Last night I took the dog out for his nightly shit so that I could be reminded of my place in the universe. The homeowner’s association had apparently voted to replace the grass that my dog normally fertilized with some sort of turf, and it was taking Sebastian a bit of getting used to. Normally he was quick. He could pee and poop and have me back in the house in under five minutes, but with the turf, he was inspecting things a bit more.
I wore a black wife beater, some camouflage shorts, and some fresh Adidas that I don’t get to wear often. It was cold. It was ten o’clock.
Sebastian and I were accosted by our overly gregarious, middle-aged neighbor with his unfriendly Jack Russell Terrier, “There’s your friend girl” the space invader encouraged. I noticed that he decided to wear shoes this time. Maybe because it was late. But, he did have on that same creepy Hawaiian shirt! Where in the hell do they even sell those?
I gave Sebastian and the Jack Russell sufficient dog-ass sniffing time, and there was no incident this time. Finally Sebastian found a spot that was worthy of his shit.
Just as I picked up his load, a demure woman whom I’d seen in distance walking toward me was upon us asking in a quivering voice, “Can I just talk to you for a minute?” My mind raced. I thought of my kids. I kicked myself for not having brought my phone. I imagined this modest looking white woman yelling rape or screaming, and as “help” arrived to see her stabbing my lifeless body, everyone understood her preemptive strike because, after all, negrophobia is a legitimate legal defense, and besides, I’m 6’4″ and wearing camouflage and black on a dark night with my dark skin wearing dark Adidas walking a dog that is half black. I lamented having decided to wear my contacts instead of my glasses, which made me seem more approachable and soft. I was terrified of her. She was a full foot shorter than me, and I was terrified of her.
I kept my distance, remained stoic, and agreed to give her a minute. She started crying. She cried a sentence or two, and after having her repeat herself, I understood that she had failed to make good on some opportunity to uphold her spiritual beliefs. In fact, her exact words were, “I fucked up. I had an opportunity to do good, and I didn’t.” Now at this point, I thought I was a gonner! I thought for sure that I would never see my children again. I thought I would be stabbed to death in this gated community. I thought this emotionally distraught white woman would shoot me, and I would be blamed for being in a well-to-do community in the first place.
As she cried real tears, fear gripped my heart. I didn’t know what to do, so I asked her what her spiritual belief system was. I figured if she was a Christian or Muslim or Catholic, I could maybe stitch together something that sounded like it was in the Bible or Quran. No luck. “I’m a Tibetan Buddhist.”
“Oh. Well, I don’t know much about Buddhism, but I’m sure there isn’t a group of people sitting in a room awaiting your arrival so that they can judge you and tell you how poorly you performed on some spiritual task.”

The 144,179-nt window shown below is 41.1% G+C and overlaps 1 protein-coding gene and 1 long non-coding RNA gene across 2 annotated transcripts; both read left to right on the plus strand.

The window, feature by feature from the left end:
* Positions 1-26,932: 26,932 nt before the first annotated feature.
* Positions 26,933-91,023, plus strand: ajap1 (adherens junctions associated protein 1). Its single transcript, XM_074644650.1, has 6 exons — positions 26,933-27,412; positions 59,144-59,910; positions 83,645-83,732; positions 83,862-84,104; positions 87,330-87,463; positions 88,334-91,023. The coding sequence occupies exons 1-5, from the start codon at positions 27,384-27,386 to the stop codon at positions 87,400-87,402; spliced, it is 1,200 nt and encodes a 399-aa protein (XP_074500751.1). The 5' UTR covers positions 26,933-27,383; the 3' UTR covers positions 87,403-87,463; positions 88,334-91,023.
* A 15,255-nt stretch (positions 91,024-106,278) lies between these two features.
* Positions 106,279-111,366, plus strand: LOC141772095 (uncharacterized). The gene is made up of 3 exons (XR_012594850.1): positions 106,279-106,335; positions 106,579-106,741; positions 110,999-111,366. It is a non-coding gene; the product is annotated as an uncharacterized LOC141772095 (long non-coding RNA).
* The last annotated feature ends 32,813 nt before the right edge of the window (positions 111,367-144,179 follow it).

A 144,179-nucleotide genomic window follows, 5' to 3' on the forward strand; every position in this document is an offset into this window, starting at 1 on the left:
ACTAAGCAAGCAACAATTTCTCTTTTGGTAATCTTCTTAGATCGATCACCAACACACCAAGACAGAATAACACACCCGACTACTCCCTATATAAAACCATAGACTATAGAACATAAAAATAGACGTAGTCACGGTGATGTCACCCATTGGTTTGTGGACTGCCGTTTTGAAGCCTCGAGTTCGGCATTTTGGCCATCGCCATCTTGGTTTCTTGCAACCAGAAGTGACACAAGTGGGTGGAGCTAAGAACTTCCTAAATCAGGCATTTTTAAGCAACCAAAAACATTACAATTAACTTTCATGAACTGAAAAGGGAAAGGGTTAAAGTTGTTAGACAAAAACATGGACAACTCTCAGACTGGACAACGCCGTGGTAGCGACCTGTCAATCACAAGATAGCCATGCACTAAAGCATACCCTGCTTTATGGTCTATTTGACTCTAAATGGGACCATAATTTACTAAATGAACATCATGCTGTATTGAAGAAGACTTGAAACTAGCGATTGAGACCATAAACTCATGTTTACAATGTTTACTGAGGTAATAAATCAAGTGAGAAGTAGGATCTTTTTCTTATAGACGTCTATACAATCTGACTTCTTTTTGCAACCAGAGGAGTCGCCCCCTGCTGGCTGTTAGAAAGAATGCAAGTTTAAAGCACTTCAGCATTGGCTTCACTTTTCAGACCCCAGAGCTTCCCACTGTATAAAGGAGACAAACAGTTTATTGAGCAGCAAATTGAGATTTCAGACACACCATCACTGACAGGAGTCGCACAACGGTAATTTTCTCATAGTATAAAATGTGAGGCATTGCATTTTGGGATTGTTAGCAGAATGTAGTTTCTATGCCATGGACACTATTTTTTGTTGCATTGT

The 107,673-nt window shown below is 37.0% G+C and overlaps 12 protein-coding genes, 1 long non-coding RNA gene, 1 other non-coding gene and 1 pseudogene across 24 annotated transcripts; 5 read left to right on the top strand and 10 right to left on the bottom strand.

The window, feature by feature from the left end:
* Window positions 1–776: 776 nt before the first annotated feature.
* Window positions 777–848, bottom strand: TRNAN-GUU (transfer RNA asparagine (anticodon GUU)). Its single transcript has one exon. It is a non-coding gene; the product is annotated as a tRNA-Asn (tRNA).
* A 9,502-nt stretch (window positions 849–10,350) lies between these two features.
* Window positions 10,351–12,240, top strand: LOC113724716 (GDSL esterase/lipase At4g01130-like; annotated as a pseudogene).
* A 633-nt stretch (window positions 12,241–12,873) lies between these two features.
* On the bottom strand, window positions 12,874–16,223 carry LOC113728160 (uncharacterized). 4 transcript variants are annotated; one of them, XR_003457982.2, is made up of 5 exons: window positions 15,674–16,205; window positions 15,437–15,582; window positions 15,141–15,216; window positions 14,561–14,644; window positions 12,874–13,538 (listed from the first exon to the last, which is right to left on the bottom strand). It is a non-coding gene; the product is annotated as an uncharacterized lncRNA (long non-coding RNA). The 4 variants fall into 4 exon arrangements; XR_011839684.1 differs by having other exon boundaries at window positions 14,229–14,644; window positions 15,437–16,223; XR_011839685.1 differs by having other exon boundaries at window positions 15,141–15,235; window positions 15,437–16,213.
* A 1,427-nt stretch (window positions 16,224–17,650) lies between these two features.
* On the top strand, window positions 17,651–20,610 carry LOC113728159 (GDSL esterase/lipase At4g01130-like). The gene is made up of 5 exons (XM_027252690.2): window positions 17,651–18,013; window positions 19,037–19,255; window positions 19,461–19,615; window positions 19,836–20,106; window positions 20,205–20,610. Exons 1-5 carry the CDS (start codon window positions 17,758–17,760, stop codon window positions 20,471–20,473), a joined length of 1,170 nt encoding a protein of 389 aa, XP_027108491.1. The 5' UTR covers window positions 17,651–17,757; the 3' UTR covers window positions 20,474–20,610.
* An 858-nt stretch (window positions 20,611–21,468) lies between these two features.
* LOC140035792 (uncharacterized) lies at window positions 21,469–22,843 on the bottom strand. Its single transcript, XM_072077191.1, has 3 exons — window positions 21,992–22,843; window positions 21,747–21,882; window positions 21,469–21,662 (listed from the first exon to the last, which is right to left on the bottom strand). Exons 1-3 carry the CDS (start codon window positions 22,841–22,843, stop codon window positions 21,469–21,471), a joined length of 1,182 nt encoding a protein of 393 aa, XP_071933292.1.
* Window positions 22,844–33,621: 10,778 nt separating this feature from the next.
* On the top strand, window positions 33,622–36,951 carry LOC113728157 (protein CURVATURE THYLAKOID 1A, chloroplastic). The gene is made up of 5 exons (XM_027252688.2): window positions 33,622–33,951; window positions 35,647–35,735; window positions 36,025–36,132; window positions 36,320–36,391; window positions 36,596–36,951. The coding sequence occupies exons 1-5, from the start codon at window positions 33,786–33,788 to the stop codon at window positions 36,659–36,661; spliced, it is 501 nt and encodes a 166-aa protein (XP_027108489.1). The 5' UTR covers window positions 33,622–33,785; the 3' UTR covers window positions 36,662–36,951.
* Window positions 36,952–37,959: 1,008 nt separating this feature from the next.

“Well, no it doesn’t work like that.” (sniffles with tears streaming)
“The fact that you’re crying, though, I think is a good thing. To me that suggests that you have real conviction about your beliefs. Your contrition symbolizes that you have integrity about your beliefs, and that’s a good thing. That means you take this seriously, and you should.” Now right about here is when her eyes opened wide, and she looked at me as if I was delivering some amazing Word. She nodded as I spoke. “My suggestion is that you not spend much time beating yourself up. You recognize that you didn’t handle this situation the best way you could, and it hurts you. That’s a good thing. Now, move on from that, but don’t beat yourself up. You want to be moving forward from a place of positivity. It’s unproductive to try to move on from negativity. That’s something I’ve learned irrespective of one’s belief system.” She nodded in agreement and cracked a small smile. “What’s your name?”
“Ashley.” (this is a pseudonym since this lady turned out to be my neighbor!)
“My name is Sundjata.” We shook hands, and my fears subsided just a bit–not enough though. “Well look Ashley, I’d love to chat with you a little more, but I have my baby in the house, and I have to get back in the house.”
“Oh okay. No problem. Yeah. You have to take care of that.”
We started walking (awkwardly) in the same direction, and it turns out that this woman, Ashley, who I’d never seen before, is my very close neighbor.
I don’t know that there’s a lesson or a moral or anything like that. I will say that I was shocked that this woman was willing to talk to me. I suppose a la Charles Ramsey, I should’ve known something was wrong when a little pretty white woman came crying to my arms. I’m not the most approachable-looking brotha, and I wasn’t dressed in an approachable manner. I’m just glad that I had a jewel to drop. I hope my positive outlook was of use. I like to think it was.
This is my real life. I simply couldn’t make this stuff up.